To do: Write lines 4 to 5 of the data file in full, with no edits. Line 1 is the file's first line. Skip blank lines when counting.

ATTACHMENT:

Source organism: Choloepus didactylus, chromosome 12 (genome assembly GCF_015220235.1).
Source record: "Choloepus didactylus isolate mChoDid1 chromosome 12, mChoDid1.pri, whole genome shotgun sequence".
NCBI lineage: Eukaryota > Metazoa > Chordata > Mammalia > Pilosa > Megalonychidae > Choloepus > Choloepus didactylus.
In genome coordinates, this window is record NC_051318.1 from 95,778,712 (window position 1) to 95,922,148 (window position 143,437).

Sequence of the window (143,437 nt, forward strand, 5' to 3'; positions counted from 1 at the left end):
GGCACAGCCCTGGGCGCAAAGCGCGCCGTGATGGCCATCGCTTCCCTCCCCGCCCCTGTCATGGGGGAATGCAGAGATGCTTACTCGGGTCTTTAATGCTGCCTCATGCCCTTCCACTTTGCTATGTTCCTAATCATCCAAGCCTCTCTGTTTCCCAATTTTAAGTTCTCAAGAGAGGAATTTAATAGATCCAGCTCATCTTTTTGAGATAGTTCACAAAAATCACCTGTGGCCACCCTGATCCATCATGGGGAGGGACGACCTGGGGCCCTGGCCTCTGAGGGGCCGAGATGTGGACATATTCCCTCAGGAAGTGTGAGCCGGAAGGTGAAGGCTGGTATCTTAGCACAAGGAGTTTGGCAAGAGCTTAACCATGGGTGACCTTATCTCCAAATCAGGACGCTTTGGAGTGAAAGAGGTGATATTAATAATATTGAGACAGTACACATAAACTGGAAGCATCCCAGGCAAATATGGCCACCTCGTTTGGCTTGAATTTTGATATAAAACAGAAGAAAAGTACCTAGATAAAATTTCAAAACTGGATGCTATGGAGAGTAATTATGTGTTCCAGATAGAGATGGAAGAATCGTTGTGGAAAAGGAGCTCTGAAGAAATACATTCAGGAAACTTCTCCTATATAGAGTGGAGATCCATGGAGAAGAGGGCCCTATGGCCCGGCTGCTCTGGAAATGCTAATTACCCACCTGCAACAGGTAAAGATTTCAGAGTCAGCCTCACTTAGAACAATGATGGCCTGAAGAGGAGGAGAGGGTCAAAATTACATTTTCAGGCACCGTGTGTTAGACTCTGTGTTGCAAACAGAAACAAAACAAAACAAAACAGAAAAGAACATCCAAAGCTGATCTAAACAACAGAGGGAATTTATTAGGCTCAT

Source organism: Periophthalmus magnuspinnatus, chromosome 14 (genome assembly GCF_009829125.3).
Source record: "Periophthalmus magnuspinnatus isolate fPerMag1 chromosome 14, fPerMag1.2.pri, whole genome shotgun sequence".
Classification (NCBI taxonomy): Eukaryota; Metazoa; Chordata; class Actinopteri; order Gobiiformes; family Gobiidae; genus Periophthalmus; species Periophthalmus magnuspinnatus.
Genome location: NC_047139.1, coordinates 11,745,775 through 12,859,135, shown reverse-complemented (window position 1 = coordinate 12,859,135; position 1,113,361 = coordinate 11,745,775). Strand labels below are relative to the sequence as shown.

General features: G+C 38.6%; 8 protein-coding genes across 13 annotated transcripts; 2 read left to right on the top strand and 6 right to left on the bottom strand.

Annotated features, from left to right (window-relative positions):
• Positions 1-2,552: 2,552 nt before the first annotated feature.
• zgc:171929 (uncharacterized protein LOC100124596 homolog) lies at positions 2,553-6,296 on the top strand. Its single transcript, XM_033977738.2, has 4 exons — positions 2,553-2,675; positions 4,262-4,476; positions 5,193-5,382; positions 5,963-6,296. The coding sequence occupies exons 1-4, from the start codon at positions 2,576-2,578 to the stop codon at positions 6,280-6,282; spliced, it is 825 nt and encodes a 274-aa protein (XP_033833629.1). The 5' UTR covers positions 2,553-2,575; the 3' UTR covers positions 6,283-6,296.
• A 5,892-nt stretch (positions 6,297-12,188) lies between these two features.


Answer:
In genome coordinates, this window is record NC_051318.1 from 95,778,712 (window position 1) to 95,922,148 (window position 143,437).

Sequence of the window (143,437 nt, forward strand, 5' to 3'; positions counted from 1 at the left end):